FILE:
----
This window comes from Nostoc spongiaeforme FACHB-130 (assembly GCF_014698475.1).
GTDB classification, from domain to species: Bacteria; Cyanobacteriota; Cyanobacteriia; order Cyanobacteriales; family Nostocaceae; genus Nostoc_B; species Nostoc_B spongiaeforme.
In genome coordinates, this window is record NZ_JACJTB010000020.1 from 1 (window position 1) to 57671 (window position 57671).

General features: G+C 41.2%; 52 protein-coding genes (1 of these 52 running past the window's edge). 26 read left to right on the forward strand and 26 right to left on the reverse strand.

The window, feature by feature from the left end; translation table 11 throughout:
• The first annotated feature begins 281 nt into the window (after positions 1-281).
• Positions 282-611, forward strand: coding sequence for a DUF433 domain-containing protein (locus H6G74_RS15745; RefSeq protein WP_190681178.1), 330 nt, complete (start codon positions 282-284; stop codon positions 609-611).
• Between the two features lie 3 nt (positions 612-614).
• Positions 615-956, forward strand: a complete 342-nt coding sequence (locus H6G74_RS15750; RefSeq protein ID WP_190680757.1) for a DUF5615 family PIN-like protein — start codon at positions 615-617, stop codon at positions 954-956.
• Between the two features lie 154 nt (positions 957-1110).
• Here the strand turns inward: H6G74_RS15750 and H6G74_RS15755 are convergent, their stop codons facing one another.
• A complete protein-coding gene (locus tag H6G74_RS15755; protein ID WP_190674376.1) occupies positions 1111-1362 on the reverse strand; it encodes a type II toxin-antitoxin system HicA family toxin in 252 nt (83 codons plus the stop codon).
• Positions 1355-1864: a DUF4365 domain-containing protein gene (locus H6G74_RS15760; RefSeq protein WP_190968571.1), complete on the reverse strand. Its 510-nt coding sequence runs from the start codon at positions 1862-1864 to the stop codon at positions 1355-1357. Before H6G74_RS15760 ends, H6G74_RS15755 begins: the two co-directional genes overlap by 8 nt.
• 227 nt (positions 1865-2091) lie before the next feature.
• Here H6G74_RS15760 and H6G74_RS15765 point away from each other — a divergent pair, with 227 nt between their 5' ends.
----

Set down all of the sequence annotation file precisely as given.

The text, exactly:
This window comes from Nostoc spongiaeforme FACHB-130 (assembly GCF_014698475.1).
GTDB classification, from domain to species: Bacteria; Cyanobacteriota; Cyanobacteriia; order Cyanobacteriales; family Nostocaceae; genus Nostoc_B; species Nostoc_B spongiaeforme.
In genome coordinates, this window is record NZ_JACJTB010000020.1 from 1 (window position 1) to 57671 (window position 57671).

General features: G+C 41.2%; 52 protein-coding genes (1 of these 52 running past the window's edge). 26 read left to right on the forward strand and 26 right to left on the reverse strand.

The window, feature by feature from the left end; translation table 11 throughout:
• The first annotated feature begins 281 nt into the window (after positions 1-281).
• Positions 282-611, forward strand: coding sequence for a DUF433 domain-containing protein (locus H6G74_RS15745; RefSeq protein WP_190681178.1), 330 nt, complete (start codon positions 282-284; stop codon positions 609-611).
• Between the two features lie 3 nt (positions 612-614).
• Positions 615-956, forward strand: a complete 342-nt coding sequence (locus H6G74_RS15750; RefSeq protein ID WP_190680757.1) for a DUF5615 family PIN-like protein — start codon at positions 615-617, stop codon at positions 954-956.
• Between the two features lie 154 nt (positions 957-1110).
• Here the strand turns inward: H6G74_RS15750 and H6G74_RS15755 are convergent, their stop codons facing one another.
• A complete protein-coding gene (locus tag H6G74_RS15755; protein ID WP_190674376.1) occupies positions 1111-1362 on the reverse strand; it encodes a type II toxin-antitoxin system HicA family toxin in 252 nt (83 codons plus the stop codon).
• Positions 1355-1864: a DUF4365 domain-containing protein gene (locus H6G74_RS15760; RefSeq protein WP_190968571.1), complete on the reverse strand. Its 510-nt coding sequence runs from the start codon at positions 1862-1864 to the stop codon at positions 1355-1357. Before H6G74_RS15760 ends, H6G74_RS15755 begins: the two co-directional genes overlap by 8 nt.
• 227 nt (positions 1865-2091) lie before the next feature.
• Here H6G74_RS15760 and H6G74_RS15765 point away from each other — a divergent pair, with 227 nt between their 5' ends.